Wednesday, December 16, 2020

"The Three Mrs. Wrights"

Linda Keir is the pen name for the writing team of Linda Joffe Hull and Keir Graff, the authors of Drowning with Others and The Swing of Things.

They applied the Page 69 Test to their new novel, The Three Mrs. Wrights, and reported the following:
On page 69 of our latest release, The Three Mrs. Wrights, you will find the following passage:
“How are we looking?” asked Holly, not wanting to turn around to read the room.

Without hesitation, Brian did just that, scanning faces, nodding at several people, and doing a quick head count. “Not bad. I emailed, texted, Facebooked, and tweeted this morning, trying to get the numbers up. I’m sure we’ll get a few more, even if they’re a little late.”

Holly glanced over at Theresa, who was watching them intently. Brian grinned and gave her a thumbs-up, which caused Theresa and Larry to go into a huddle with their lawyer.

“Who does this?” complained Holly pointlessly. “It’s like moving to Taos and telling everyone there are too many art galleries.”

“Either way, they’re outnumbered,” Brian reassured her…

As he scrolled on his phone to see if anyone had retweeted his call to action, the chairperson rapped his gavel, calling the meeting to order. Brian reached over and gave her arm a squeeze. Her head throbbed again, and suddenly Holly felt distracted and unprepared, unable to concentrate as the chairperson asked the board to approve the minutes of the last meeting before laying out the agenda of the meeting before them.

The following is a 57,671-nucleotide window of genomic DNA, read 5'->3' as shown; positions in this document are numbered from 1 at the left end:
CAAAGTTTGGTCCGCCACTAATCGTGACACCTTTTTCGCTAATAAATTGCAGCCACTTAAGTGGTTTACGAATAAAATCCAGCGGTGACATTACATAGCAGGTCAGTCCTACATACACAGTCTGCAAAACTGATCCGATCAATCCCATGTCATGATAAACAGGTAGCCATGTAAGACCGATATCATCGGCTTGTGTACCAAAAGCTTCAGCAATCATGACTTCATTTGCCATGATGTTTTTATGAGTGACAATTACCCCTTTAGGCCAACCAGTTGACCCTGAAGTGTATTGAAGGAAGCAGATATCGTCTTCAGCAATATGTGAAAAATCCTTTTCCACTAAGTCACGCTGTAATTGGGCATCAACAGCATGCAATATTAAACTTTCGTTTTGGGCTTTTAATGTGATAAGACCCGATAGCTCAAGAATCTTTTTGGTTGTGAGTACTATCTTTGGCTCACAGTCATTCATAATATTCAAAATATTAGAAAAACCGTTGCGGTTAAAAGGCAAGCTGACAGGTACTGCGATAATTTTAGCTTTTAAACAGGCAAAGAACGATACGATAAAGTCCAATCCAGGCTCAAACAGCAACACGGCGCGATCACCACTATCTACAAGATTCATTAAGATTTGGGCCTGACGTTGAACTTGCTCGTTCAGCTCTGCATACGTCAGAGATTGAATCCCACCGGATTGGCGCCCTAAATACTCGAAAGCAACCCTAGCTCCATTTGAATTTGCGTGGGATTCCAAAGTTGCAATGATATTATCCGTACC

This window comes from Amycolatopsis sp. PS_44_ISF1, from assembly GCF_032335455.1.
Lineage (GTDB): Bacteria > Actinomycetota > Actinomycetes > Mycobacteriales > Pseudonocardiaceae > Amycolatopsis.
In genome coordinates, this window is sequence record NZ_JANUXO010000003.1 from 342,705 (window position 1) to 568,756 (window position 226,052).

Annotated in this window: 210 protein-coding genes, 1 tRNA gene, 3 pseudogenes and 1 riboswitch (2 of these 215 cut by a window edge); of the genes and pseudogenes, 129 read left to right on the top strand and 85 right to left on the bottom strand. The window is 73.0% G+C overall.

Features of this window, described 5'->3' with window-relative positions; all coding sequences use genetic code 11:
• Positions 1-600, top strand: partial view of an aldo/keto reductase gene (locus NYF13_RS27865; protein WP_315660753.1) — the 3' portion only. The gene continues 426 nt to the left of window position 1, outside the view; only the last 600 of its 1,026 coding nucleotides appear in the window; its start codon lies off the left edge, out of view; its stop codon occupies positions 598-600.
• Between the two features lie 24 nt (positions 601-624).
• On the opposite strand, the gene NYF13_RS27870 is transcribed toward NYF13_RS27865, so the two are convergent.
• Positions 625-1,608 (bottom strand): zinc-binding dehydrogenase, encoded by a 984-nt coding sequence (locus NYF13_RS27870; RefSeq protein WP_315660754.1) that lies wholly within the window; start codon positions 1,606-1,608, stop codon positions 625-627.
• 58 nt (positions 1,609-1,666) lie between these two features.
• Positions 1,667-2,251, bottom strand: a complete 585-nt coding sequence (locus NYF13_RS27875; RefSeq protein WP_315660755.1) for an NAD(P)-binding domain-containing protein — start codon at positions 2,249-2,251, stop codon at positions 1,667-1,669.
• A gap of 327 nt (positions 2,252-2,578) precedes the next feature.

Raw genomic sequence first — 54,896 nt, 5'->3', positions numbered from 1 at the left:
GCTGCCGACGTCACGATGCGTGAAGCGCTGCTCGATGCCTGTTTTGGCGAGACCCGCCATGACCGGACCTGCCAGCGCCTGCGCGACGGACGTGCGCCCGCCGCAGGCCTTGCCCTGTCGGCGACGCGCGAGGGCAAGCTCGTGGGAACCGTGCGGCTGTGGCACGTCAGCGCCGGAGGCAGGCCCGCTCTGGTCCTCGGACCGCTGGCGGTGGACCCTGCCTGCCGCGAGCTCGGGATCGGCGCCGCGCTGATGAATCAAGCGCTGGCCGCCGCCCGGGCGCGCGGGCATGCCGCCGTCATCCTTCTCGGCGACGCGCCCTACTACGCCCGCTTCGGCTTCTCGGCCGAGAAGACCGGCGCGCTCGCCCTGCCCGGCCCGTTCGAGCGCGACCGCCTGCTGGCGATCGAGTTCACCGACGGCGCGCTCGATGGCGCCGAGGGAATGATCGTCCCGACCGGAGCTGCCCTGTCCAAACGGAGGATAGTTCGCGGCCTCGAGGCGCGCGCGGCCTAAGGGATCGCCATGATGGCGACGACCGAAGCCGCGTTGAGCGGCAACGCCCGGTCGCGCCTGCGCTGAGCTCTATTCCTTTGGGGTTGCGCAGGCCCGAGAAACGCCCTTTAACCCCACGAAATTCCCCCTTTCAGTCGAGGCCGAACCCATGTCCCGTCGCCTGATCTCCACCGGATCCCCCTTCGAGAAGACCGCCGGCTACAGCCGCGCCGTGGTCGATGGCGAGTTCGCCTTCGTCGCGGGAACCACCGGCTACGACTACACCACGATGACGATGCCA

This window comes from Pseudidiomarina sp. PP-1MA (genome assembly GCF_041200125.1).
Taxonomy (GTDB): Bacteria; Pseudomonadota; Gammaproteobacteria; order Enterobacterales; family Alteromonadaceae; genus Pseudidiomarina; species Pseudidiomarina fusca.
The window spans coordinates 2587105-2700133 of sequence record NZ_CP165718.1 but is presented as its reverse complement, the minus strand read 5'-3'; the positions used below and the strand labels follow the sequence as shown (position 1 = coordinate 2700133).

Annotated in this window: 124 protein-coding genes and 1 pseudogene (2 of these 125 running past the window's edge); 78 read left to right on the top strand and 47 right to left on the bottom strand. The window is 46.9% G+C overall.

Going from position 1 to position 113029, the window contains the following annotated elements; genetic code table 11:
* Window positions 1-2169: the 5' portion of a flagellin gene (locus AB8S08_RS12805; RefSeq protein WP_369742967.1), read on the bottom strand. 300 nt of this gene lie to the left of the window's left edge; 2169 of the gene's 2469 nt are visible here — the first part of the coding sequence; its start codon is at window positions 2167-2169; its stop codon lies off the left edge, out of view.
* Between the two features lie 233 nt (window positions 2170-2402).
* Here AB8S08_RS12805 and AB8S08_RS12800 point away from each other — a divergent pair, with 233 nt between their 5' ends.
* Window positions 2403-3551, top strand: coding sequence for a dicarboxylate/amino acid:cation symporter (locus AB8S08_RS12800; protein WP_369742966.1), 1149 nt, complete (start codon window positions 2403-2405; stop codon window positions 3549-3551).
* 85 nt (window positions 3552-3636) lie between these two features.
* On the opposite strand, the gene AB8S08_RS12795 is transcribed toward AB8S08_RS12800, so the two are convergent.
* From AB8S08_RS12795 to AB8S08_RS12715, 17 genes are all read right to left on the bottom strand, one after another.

The Three Mrs. Wrights is the story of three intelligent, empowered women who discover they are all married or engaged to dynamic, handsome med-tech entrepreneur Jonathan Wright III AKA Jack Wright AKA Trip Mitchell. Told from alternating points of view, the book gradually reveals Jon’s various betrayals and the revenge exacted upon him by the three female protagonists.

On page 69, the reader is with Holly Wright, Jack’s pediatrician wife of nearly twenty years. An avid horsewoman, she is in the midst of a city council imbroglio with an unpleasant neighbor who is objecting to an extension to an otherwise popular bridle path in their horse-friendly community. At her side is Brian Frederickson, her right-hand man, whose interest goes beyond their joint projects. Holly is attracted to Brian but she is definitely not a cheater. The purpose of this scene is to lay the groundwork for the fact that she will soon discover that her husband has not only cheated on her but is a bigamist.

Does this accurately reflect the book as a whole? It introduces tensions in the marriage between Holly and Jack—seen and conveniently overlooked—and the frisson between Holly and Brian, but we’d be hard pressed to call a scene at a city council meeting much more riveting than actually attending in person. A far better page 69 test can be found in our first jointly written novel, The Swing of Things, which is a marital drama and cautionary tale about—ahem—swinging:
Eric helped Jayne from the back seat. Her eagerness had been joined by confusion, although she was determined to play along gamely. Something about seeing her out of her element made her look ten years younger. He gave her hand a quick squeeze and let it drop.

Theo and Mia smiled at them, saying nothing, heightening the suspense.
Here, you know exactly what you’re in for!
Visit the websites of Linda Joffe Hull and Keir Graff.

My Book, The Movie: The Three Mrs. Wrights.

--Marshal Zeringue